As I reflected on all this, at first I thought 'O, why don't I just concentrate on my own work as a small-time screenwriter and director, forget that little series I planned? It's not necessary now.' I felt relief. But then I remembered that short conversation with Jane Campion, within her larger workshop topic of 'inquiry'. In the conversation she reminded me that the frame can be brutal and she compelled me to continue the inquiry that prompted my question, not to be distracted or deflected. And now, I think that the 'new' NZFC frame, in all its beauty, has the potential to be brutal to women writers and directors. And anyway the inquiry and the stories fascinate me. So on I go with the series. Coming soon.

Friday, September 19, 2014

The BFI Greenlights Diversity

Kate Sheppard as green light
Yesterday was the 121st anniversary of women's suffrage in New Zealand. Yes, we were the first country in the world to give women the vote. And this year the Wellington City Council has commemorated this with some special pedestrian green lights near Parliament, portraying suffragist Kate Sheppard.

Also yesterday, I caught up with the British Film Institute (BFI)'s 'three ticks' policy, 'designed to address diversity in relation to ethnicity, disability, gender, sexual orientation and socio-economic status'. Green-lit in July, the policy went live on 1 September. The BFI is the largest public film fund in the United Kingdom, invests over £27m into film development, production, international sales and distribution, and supports around 30 new film productions each year.

From now on, to be eligible for BFI Film Fund support for production, producers who apply must demonstrate their commitment to encouraging diverse representation, across their workforces and in the portrayal of under-represented stories and groups on screen. To qualify under the 'three ticks' policy they need at least one tick in a minimum of two areas–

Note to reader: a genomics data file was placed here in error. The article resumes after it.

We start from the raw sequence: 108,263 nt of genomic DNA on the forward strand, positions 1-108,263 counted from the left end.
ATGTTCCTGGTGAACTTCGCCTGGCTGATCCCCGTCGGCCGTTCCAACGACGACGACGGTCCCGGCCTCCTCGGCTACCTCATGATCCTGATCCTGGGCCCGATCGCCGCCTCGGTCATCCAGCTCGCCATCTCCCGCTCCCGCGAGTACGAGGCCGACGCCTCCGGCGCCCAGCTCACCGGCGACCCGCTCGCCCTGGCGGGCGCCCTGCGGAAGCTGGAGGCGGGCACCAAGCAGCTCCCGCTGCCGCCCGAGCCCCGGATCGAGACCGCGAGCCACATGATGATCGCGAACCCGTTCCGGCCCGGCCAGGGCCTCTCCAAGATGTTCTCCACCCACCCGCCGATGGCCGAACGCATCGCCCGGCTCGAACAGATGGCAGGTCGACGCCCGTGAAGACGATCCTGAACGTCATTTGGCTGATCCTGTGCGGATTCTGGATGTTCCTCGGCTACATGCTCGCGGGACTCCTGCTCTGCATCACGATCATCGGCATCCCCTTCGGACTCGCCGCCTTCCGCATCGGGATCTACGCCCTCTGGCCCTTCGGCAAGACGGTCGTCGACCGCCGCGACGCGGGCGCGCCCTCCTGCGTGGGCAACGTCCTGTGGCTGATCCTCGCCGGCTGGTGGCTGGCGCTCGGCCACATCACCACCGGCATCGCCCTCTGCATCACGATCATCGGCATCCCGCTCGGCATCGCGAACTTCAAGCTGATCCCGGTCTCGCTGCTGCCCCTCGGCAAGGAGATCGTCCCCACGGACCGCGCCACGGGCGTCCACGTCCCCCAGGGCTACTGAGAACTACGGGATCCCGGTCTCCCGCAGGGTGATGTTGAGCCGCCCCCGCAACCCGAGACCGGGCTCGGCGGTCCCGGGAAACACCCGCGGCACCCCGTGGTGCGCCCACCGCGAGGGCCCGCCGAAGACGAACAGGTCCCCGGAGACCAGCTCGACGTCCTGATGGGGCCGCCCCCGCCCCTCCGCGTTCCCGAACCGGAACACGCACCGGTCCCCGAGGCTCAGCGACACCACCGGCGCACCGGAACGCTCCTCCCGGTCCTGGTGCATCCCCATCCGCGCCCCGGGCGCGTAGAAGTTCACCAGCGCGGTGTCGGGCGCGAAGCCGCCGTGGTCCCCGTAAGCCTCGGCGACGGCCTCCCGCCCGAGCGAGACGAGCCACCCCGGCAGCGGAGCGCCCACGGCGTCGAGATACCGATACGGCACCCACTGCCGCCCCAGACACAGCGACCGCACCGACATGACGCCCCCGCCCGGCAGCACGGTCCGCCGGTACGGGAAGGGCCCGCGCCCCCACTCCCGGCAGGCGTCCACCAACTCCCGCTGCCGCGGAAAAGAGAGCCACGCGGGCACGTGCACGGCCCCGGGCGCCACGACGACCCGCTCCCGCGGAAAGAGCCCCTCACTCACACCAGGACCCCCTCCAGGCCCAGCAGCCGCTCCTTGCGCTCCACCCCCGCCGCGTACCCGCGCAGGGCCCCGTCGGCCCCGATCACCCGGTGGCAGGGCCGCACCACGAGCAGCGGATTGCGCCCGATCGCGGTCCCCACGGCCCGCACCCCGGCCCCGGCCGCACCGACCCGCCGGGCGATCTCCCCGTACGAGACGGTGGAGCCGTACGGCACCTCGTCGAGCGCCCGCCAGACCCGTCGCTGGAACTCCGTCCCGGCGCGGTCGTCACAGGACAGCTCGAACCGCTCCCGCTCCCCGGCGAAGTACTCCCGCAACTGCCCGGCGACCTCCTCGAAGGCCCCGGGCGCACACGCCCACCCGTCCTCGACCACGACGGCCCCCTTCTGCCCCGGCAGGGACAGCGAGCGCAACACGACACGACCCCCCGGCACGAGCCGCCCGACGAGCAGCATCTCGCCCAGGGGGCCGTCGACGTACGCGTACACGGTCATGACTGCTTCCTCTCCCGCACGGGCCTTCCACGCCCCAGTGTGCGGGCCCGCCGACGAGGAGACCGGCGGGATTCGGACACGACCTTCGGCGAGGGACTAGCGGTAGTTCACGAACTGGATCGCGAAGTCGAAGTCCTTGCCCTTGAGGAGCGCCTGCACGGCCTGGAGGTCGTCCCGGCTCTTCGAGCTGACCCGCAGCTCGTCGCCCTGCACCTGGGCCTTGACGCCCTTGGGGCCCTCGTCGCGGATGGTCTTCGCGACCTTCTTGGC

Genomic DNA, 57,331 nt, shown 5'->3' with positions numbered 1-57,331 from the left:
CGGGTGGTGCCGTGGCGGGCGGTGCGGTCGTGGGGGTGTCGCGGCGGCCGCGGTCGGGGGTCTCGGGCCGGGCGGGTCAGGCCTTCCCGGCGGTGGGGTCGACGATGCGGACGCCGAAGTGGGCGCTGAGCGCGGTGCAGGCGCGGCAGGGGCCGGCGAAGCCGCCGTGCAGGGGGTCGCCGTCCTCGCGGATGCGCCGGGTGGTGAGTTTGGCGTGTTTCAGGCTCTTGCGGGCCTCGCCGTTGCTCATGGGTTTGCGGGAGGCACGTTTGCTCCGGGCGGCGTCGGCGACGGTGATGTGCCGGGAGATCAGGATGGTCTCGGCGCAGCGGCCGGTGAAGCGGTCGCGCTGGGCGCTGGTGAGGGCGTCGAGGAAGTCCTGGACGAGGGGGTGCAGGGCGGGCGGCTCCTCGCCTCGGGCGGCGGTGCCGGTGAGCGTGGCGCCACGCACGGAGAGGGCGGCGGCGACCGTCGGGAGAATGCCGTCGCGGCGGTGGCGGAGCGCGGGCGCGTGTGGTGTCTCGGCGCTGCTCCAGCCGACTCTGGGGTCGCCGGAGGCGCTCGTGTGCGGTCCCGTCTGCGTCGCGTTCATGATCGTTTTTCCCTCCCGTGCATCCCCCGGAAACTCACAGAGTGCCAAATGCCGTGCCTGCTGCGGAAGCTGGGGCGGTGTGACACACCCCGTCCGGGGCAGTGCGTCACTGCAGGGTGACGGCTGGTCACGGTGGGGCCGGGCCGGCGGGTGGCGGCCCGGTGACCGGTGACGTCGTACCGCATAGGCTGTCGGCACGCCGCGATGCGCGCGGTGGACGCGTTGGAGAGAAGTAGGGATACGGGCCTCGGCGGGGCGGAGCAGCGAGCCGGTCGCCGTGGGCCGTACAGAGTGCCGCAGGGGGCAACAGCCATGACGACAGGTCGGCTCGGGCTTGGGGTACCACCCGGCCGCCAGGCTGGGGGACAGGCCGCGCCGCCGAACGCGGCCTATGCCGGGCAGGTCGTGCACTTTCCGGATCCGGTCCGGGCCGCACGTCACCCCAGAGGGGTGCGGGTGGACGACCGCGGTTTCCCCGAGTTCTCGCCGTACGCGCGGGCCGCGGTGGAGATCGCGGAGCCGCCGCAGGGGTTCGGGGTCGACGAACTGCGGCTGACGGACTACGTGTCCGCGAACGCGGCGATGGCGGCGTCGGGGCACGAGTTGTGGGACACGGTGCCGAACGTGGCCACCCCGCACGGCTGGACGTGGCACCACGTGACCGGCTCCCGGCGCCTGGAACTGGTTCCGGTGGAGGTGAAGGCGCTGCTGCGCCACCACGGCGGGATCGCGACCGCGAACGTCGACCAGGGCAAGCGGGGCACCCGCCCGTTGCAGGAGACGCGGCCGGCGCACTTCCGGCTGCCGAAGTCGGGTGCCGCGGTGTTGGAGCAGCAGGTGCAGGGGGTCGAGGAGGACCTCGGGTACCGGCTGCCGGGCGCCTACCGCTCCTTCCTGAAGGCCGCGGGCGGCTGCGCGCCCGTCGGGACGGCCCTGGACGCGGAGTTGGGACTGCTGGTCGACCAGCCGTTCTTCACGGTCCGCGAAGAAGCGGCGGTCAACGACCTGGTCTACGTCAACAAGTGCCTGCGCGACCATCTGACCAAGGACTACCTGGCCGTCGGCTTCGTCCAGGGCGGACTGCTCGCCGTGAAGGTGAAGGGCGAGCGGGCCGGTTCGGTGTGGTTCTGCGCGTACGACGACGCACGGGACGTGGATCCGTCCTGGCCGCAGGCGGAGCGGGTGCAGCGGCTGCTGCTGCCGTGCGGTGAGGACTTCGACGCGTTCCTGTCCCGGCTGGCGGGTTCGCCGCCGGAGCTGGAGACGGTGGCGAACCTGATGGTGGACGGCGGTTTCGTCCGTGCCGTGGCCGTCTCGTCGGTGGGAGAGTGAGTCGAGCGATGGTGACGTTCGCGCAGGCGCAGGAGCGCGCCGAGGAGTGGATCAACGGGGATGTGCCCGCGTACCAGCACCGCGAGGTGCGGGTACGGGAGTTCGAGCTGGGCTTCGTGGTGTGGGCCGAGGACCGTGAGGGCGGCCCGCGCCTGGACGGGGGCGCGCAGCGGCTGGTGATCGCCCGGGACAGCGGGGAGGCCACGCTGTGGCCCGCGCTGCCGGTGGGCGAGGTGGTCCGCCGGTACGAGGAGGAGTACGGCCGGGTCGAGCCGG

On-screen diversity– diverse subject matter, at least one lead character positively reflecting diversity, at least 30% of supporting and background characters positively reflecting diversity; 
Off-screen diversity– diverse key creatives (director, screenwriter, composer, cinematographer [note: this list does not include 'producer']), at least two Heads of Department from diverse backgrounds, production crew and production company staff (both with a range of targets across different diverse groups); 
Creating opportunities and promoting social mobility– paid internships and employment opportunities for new entrants from diverse backgrounds, training placements for people from diverse backgrounds, demonstrable opportunities for former trainees or interns to progress within their careers.
There will be challenges I imagine – even the Kate Sheppard green light is dependent on the other associated traffic lights –  but it will help that 'the BFI is also committed to engaging the UK film sector to build consensus around the best ways to approach diversity industry-wide, to develop an action-plan for change right across the UK’s film industry value chain'.

These new policies may mean that the UK will be the first country in the world where (diverse) women direct half of its features, instead of New Zealand, as I've always hoped, or Sweden, where gender equity policies have been in place for some time. The 'three ticks' concept must also influence other state funders committed to diversity in allocating production funds and to gender equity policies that reflect current best practice.